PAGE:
When I first got out of college, I took a year off to try to find work before I returned to graduate school. At this point, I was in credit card debt. The first credit card I ever got extended me $5,000! First of all, I had no business being handed a credit card equal to that amount as I was earning about $6,000 annually (from tutoring and working in the dorms). However, I was the one who mismanaged credit and handled the card as free money. When I was broke, I would pay for things using the card and buy stuff that I could honestly have done without. I got drunk with purchasing power and over time, I got other cards and bought more stuff. Therefore it was inevitable that when I got out of college with no income, I would end up being very broke. I knew I had to fix my leaking boat before it sank and I drowned with it. This was the point where I began to figure out what personal finance was and how to be the navigator of my financial journey.

The first thing I had to learn was: Where was my money going? This is usually the first step that most personal finance managers will tell you to do. Even though I had an idea that I was spending a lot on clothes and food and electronics, I needed to know what percentage was being spent where. This would help me figure out where money was being spent (or wasted) and the first things I would probably need to trim when I wanted to manage my finances properly.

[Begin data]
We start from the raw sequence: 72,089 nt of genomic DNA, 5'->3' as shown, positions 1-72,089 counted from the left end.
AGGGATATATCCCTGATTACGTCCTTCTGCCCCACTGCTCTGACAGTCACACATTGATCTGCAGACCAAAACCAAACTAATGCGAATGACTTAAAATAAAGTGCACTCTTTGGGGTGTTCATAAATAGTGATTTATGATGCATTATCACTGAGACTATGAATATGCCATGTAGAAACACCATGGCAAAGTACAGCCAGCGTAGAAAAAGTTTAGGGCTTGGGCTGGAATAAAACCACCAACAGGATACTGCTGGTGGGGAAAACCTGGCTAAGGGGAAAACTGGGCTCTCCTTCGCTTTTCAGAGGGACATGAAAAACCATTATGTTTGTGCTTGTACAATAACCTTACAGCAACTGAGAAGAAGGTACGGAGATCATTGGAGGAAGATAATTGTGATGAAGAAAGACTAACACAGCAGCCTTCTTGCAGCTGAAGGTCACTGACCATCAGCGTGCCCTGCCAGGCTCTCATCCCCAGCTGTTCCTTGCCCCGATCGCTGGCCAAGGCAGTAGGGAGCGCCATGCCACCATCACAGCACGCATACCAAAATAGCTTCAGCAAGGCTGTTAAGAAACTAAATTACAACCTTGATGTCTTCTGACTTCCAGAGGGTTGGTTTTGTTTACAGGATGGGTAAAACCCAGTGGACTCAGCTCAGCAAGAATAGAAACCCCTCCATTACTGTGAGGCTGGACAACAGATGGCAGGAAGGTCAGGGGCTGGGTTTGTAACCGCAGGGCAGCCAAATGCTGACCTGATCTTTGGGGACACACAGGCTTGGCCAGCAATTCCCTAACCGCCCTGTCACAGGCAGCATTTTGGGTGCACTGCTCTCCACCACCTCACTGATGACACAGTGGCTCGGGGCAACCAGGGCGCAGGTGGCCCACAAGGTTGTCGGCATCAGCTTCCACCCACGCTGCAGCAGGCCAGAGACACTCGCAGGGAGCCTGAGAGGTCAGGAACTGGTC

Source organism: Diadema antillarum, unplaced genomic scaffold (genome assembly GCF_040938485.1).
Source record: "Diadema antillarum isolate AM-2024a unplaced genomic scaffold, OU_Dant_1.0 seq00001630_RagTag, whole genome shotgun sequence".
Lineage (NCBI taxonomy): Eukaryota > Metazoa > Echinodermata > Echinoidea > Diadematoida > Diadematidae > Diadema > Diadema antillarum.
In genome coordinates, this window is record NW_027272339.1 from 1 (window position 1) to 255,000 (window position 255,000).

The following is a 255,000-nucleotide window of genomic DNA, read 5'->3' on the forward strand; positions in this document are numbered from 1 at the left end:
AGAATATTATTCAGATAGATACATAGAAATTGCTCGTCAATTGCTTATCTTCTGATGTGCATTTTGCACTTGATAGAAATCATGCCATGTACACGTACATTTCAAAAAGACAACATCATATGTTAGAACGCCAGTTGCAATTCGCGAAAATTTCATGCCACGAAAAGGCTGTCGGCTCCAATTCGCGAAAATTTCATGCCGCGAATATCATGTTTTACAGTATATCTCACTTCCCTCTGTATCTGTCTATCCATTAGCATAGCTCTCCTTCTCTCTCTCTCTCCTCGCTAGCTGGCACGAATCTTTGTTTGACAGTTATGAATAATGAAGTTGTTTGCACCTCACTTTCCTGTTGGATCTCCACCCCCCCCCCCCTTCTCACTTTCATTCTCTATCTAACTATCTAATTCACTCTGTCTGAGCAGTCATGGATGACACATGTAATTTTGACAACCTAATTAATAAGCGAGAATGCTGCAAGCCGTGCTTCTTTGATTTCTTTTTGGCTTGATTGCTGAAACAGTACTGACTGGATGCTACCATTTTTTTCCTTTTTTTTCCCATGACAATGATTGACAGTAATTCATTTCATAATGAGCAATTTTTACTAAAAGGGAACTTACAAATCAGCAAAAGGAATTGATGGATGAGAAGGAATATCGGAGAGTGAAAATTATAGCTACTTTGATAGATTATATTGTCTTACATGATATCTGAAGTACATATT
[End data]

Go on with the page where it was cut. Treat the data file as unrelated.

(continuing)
I started with Microsoft Money that a relative had purchased, but it wasn’t free and I believe at this time Microsoft has actually stopped selling this program. In more recent time, numerous free online tools can be used for this same purpose. There are three that I have experience with Mint, MoneyStrands and Thrive

My favorite so far has been Mint for functionality and interface, but I’ll leave you to check out some reviews to decide for yourself (Mint Review, MoneyStrands Review, Thrive Review)

So what do these sites do? First, they consolidate most your financial information into one site i.e. checking accounts, savings accounts, CDs, credit card accounts and investments accounts as well. Secondly, they each have a feature that is able to show you graphically where all your money is going i.e. groceries, rent, food etc. You can basically pull up a pie chart in Mint that will show you proportions of where your money went for a certain month. This works very well if like me you have multiple accounts because it allows you to keep track of  how much was spent on gas overall whether it’s on a credit card or a debit card. Here’s a screen shot of my spending in August 2008 just to give you an idea of how this feature works (As you can tell I wasn’t very smart with eating out)

One of the worries that people have is about the security of having to enter bank information into a third-party site. I will tell you that I have been using Mint since May 2008 and I haven’t had any issues. If however you’re still worried, then there are other options such as Microsoft Excel and paper and calculator. In the end, your peace of mind is the most important factor to consider.
Overall, this is where you can figure out how much you’re spending on fast food per month, or how much gas you spent last month in comparison to the two previous months or how much you spent at Christmas last year and so on. This first step will help in setting up a clearer view of your financial picture as the next step is preparation of a budget.